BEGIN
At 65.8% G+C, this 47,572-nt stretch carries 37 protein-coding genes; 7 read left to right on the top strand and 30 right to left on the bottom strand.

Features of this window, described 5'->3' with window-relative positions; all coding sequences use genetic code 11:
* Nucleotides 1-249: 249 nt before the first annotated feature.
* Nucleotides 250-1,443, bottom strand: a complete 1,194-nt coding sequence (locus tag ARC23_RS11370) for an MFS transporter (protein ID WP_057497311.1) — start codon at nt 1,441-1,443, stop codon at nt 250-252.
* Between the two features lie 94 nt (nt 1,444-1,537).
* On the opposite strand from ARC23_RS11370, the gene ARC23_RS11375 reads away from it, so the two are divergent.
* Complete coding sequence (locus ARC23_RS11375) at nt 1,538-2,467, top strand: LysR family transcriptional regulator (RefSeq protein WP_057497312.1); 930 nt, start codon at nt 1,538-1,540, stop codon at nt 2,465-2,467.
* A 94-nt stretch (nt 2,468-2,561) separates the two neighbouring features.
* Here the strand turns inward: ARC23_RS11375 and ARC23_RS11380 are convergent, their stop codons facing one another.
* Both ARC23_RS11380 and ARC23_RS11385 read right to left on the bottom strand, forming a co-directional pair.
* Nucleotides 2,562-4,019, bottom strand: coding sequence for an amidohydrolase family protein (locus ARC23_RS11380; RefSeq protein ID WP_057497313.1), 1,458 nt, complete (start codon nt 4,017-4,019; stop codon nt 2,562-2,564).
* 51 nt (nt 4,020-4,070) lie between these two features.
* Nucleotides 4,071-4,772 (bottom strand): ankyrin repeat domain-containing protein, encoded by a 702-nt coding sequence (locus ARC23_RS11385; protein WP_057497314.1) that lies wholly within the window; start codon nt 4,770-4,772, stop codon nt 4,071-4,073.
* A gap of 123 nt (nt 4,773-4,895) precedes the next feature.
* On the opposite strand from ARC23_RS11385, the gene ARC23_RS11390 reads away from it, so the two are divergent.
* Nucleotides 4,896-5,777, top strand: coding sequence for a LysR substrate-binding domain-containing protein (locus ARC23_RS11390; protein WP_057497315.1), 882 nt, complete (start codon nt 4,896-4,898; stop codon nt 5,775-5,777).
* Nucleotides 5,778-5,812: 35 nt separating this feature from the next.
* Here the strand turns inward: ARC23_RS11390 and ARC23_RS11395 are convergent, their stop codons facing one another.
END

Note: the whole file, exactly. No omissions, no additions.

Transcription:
At 65.8% G+C, this 47,572-nt stretch carries 37 protein-coding genes; 7 read left to right on the top strand and 30 right to left on the bottom strand.

Features of this window, described 5'->3' with window-relative positions; all coding sequences use genetic code 11:
* Nucleotides 1-249: 249 nt before the first annotated feature.
* Nucleotides 250-1,443, bottom strand: a complete 1,194-nt coding sequence (locus tag ARC23_RS11370) for an MFS transporter (protein ID WP_057497311.1) — start codon at nt 1,441-1,443, stop codon at nt 250-252.
* Between the two features lie 94 nt (nt 1,444-1,537).
* On the opposite strand from ARC23_RS11370, the gene ARC23_RS11375 reads away from it, so the two are divergent.
* Complete coding sequence (locus ARC23_RS11375) at nt 1,538-2,467, top strand: LysR family transcriptional regulator (RefSeq protein WP_057497312.1); 930 nt, start codon at nt 1,538-1,540, stop codon at nt 2,465-2,467.
* A 94-nt stretch (nt 2,468-2,561) separates the two neighbouring features.
* Here the strand turns inward: ARC23_RS11375 and ARC23_RS11380 are convergent, their stop codons facing one another.
* Both ARC23_RS11380 and ARC23_RS11385 read right to left on the bottom strand, forming a co-directional pair.
* Nucleotides 2,562-4,019, bottom strand: coding sequence for an amidohydrolase family protein (locus ARC23_RS11380; RefSeq protein ID WP_057497313.1), 1,458 nt, complete (start codon nt 4,017-4,019; stop codon nt 2,562-2,564).
* 51 nt (nt 4,020-4,070) lie between these two features.
* Nucleotides 4,071-4,772 (bottom strand): ankyrin repeat domain-containing protein, encoded by a 702-nt coding sequence (locus ARC23_RS11385; protein WP_057497314.1) that lies wholly within the window; start codon nt 4,770-4,772, stop codon nt 4,071-4,073.
* A gap of 123 nt (nt 4,773-4,895) precedes the next feature.
* On the opposite strand from ARC23_RS11385, the gene ARC23_RS11390 reads away from it, so the two are divergent.
* Nucleotides 4,896-5,777, top strand: coding sequence for a LysR substrate-binding domain-containing protein (locus ARC23_RS11390; protein WP_057497315.1), 882 nt, complete (start codon nt 4,896-4,898; stop codon nt 5,775-5,777).
* Nucleotides 5,778-5,812: 35 nt separating this feature from the next.
* Here the strand turns inward: ARC23_RS11390 and ARC23_RS11395 are convergent, their stop codons facing one another.